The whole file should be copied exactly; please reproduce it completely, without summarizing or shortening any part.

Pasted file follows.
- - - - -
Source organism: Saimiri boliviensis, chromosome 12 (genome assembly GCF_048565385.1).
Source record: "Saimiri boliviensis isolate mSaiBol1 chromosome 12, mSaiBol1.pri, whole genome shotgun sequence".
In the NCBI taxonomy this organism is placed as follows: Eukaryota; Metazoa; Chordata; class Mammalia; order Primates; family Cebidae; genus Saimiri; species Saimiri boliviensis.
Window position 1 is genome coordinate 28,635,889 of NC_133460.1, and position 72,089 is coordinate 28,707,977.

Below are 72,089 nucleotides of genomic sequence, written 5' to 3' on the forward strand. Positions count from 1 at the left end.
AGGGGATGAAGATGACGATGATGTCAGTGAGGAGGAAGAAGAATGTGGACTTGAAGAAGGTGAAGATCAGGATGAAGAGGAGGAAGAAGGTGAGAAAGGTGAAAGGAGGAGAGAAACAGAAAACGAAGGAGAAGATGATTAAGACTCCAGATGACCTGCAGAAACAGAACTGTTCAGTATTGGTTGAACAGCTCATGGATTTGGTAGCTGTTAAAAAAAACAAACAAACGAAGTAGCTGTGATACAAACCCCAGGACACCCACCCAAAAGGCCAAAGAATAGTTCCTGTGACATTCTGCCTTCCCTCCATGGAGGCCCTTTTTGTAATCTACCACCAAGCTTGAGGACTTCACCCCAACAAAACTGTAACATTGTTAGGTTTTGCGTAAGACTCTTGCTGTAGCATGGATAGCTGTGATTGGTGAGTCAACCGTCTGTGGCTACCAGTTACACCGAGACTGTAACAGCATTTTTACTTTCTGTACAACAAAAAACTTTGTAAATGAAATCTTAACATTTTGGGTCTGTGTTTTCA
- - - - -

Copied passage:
Source organism: Saimiri boliviensis, chromosome 12 (genome assembly GCF_048565385.1).
Source record: "Saimiri boliviensis isolate mSaiBol1 chromosome 12, mSaiBol1.pri, whole genome shotgun sequence".
In the NCBI taxonomy this organism is placed as follows: Eukaryota; Metazoa; Chordata; class Mammalia; order Primates; family Cebidae; genus Saimiri; species Saimiri boliviensis.
Window position 1 is genome coordinate 28,635,889 of NC_133460.1, and position 72,089 is coordinate 28,707,977.

Below are 72,089 nucleotides of genomic sequence, written 5' to 3' on the forward strand. Positions count from 1 at the left end.
AGGGGATGAAGATGACGATGATGTCAGTGAGGAGGAAGAAGAATGTGGACTTGAAGAAGGTGAAGATCAGGATGAAGAGGAGGAAGAAGGTGAGAAAGGTGAAAGGAGGAGAGAAACAGAAAACGAAGGAGAAGATGATTAAGACTCCAGATGACCTGCAGAAACAGAACTGTTCAGTATTGGTTGAACAGCTCATGGATTTGGTAGCTGTTAAAAAAAACAAACAAACGAAGTAGCTGTGATACAAACCCCAGGACACCCACCCAAAAGGCCAAAGAATAGTTCCTGTGACATTCTGCCTTCCCTCCATGGAGGCCCTTTTTGTAATCTACCACCAAGCTTGAGGACTTCACCCCAACAAAACTGTAACATTGTTAGGTTTTGCGTAAGACTCTTGCTGTAGCATGGATAGCTGTGATTGGTGAGTCAACCGTCTGTGGCTACCAGTTACACCGAGACTGTAACAGCATTTTTACTTTCTGTACAACAAAAAACTTTGTAAATGAAATCTTAACATTTTGGGTCTGTGTTTTCA